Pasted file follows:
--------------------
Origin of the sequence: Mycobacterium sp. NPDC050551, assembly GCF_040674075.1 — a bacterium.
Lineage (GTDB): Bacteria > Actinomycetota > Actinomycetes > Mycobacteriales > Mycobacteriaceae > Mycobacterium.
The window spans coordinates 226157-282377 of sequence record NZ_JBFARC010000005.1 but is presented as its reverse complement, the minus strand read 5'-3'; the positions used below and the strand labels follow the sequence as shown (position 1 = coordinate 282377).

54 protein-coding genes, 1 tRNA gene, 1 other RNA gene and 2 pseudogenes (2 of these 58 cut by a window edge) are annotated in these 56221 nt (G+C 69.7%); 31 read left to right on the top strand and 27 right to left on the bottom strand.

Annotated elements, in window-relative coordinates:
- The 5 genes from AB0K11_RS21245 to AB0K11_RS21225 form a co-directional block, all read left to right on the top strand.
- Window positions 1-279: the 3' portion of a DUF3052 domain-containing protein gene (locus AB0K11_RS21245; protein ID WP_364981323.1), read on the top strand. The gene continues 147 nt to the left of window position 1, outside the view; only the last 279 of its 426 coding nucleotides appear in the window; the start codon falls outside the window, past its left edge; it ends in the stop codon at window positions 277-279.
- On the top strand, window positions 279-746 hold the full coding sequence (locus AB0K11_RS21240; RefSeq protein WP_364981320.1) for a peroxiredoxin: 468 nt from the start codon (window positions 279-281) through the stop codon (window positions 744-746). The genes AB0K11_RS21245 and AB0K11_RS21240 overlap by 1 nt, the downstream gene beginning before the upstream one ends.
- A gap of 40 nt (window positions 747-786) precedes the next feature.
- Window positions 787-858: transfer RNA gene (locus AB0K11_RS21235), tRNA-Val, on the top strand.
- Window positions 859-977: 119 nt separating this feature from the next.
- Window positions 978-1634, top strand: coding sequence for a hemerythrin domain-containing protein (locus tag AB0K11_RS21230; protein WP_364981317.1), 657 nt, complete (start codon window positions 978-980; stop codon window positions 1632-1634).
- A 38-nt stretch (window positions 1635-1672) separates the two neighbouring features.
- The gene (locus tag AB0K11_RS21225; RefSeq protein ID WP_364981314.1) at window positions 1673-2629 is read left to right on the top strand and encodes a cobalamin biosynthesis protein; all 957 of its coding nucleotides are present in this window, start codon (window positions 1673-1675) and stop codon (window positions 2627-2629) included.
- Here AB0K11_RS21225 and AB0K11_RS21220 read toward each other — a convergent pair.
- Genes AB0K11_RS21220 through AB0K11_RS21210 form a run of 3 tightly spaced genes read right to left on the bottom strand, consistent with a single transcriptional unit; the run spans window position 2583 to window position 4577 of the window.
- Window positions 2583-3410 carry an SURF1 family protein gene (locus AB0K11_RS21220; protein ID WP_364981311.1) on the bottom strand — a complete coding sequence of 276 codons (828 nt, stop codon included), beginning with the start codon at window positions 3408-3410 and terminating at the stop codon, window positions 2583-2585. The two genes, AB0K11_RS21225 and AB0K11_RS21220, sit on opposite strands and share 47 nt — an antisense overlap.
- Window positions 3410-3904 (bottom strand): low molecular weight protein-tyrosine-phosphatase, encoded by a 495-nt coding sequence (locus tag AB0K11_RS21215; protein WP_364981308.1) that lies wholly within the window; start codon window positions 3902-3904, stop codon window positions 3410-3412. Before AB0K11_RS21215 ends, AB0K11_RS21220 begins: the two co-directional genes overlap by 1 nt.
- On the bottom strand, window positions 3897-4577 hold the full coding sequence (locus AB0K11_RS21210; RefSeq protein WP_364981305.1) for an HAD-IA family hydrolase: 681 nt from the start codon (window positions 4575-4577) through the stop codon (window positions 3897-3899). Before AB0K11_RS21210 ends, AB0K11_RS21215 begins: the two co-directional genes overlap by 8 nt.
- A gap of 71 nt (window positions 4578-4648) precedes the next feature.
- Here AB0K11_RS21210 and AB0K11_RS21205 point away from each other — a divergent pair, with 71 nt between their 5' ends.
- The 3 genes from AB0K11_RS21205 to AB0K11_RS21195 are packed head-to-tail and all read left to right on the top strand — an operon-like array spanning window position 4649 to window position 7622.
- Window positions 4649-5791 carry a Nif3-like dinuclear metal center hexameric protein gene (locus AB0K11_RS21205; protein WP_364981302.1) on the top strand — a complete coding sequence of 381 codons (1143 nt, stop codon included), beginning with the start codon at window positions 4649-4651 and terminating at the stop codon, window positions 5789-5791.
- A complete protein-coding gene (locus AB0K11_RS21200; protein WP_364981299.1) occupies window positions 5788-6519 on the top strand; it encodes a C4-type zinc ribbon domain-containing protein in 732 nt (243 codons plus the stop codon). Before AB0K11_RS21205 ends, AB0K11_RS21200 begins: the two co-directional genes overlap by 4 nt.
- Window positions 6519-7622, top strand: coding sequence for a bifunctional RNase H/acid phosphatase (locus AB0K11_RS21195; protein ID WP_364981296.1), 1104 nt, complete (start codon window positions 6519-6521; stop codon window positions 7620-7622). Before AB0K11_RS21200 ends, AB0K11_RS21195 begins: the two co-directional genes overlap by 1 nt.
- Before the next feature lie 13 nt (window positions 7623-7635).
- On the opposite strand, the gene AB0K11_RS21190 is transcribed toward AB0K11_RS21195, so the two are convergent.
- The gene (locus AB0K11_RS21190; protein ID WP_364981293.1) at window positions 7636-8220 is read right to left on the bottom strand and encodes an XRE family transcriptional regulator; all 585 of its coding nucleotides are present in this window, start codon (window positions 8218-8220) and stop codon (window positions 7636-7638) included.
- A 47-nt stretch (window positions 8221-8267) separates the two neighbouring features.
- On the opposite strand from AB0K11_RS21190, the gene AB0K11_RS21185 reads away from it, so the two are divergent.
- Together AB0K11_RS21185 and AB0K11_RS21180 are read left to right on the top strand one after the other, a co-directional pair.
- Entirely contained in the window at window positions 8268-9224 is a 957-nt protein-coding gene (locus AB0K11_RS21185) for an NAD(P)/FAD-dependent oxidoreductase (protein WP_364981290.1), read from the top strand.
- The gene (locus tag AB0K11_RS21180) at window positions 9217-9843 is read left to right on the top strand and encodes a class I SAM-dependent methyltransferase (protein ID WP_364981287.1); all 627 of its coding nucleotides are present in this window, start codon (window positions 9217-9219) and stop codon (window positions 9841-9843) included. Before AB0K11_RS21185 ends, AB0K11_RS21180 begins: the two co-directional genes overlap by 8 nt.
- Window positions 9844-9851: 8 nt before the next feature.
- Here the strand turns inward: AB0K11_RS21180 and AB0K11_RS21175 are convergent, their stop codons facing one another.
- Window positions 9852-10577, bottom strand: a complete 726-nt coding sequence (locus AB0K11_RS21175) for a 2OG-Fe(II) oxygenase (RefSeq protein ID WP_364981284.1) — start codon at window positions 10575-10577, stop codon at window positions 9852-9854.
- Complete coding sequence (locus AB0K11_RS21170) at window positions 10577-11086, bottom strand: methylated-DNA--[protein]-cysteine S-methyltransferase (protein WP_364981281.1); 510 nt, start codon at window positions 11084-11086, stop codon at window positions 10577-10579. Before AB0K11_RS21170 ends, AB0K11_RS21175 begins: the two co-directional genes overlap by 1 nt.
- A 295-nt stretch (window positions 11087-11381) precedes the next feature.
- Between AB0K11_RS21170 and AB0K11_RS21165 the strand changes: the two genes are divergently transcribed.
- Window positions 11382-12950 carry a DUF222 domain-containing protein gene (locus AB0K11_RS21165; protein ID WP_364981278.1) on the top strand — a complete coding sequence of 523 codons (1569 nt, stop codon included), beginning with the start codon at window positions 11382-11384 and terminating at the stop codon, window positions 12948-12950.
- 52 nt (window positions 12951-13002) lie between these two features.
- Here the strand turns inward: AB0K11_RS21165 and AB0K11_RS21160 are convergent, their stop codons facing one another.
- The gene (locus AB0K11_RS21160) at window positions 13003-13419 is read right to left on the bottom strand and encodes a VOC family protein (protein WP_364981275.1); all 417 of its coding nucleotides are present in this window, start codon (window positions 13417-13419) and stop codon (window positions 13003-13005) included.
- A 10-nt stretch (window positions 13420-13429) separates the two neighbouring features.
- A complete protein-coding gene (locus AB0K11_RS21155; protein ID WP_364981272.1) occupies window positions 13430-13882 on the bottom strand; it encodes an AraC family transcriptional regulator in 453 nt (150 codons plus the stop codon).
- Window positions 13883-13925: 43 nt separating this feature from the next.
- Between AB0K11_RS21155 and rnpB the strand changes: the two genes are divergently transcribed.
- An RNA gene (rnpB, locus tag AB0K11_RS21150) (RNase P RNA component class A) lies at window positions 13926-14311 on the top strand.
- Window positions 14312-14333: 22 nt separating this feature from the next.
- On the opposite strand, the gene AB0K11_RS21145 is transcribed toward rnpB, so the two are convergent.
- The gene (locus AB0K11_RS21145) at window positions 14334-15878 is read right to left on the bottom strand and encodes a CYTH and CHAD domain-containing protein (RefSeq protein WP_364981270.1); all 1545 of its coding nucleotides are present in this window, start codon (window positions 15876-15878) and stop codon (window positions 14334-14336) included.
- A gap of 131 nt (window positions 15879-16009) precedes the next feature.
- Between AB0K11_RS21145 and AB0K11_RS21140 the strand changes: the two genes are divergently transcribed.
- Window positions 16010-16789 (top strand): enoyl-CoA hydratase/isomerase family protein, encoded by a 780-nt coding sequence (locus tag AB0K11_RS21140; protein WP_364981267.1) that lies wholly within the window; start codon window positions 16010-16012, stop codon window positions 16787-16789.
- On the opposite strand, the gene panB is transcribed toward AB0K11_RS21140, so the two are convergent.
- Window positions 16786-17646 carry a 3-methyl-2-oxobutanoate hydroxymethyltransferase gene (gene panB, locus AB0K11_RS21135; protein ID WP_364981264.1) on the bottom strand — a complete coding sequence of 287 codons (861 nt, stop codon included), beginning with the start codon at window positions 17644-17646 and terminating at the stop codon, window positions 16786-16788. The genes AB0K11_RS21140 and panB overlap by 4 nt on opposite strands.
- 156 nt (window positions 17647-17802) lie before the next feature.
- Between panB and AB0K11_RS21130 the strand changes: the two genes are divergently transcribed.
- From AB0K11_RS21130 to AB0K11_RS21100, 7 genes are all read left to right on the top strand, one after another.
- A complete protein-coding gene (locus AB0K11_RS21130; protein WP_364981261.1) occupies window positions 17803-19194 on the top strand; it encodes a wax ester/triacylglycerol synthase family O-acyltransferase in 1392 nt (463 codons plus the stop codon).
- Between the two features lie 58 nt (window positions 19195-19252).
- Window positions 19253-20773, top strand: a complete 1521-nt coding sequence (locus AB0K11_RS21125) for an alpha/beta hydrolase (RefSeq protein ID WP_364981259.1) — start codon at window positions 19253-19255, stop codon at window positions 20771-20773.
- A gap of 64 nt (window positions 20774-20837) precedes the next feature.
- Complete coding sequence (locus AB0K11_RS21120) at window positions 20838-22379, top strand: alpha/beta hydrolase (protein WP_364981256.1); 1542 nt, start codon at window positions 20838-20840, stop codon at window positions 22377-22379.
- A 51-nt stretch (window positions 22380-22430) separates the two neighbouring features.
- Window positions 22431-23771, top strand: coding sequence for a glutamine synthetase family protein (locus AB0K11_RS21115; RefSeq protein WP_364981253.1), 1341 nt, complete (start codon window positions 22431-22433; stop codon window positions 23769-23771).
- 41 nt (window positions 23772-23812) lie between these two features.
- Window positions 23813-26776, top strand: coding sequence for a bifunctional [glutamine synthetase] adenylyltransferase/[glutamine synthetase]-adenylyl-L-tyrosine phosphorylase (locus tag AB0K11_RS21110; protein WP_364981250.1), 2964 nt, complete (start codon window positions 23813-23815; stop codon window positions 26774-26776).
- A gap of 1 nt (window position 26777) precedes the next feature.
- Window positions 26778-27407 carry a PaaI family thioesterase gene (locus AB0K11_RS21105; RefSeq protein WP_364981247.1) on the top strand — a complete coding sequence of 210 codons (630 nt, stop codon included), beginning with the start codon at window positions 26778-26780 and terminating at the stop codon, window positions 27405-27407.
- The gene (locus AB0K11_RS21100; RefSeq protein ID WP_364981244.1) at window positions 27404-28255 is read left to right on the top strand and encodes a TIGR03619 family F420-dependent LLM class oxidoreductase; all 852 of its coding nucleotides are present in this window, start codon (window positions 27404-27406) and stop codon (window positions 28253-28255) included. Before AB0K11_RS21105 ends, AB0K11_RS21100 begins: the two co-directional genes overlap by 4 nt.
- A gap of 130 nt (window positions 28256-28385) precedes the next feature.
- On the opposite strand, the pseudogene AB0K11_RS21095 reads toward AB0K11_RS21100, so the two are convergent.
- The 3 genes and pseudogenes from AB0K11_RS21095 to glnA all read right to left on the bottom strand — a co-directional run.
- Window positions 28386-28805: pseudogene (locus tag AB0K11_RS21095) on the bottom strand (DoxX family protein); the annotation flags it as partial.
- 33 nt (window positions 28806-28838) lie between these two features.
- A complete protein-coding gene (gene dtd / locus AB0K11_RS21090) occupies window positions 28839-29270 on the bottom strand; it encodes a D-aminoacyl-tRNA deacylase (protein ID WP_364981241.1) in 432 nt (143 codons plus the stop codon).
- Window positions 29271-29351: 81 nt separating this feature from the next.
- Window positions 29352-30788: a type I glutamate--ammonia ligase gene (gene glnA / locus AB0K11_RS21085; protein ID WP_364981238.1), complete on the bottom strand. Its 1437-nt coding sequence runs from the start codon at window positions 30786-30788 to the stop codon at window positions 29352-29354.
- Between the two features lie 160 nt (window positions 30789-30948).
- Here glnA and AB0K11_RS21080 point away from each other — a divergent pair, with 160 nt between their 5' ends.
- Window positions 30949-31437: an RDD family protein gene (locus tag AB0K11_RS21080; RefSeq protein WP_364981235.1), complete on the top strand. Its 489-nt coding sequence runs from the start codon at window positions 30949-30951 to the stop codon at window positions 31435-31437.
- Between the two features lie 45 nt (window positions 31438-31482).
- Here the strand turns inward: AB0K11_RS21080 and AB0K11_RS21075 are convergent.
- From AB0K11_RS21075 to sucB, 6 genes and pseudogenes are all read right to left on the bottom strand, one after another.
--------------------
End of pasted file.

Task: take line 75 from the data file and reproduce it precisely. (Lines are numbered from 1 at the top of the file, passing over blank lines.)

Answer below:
- Window positions 28386-28805: pseudogene (locus tag AB0K11_RS21095) on the bottom strand (DoxX family protein); the annotation flags it as partial.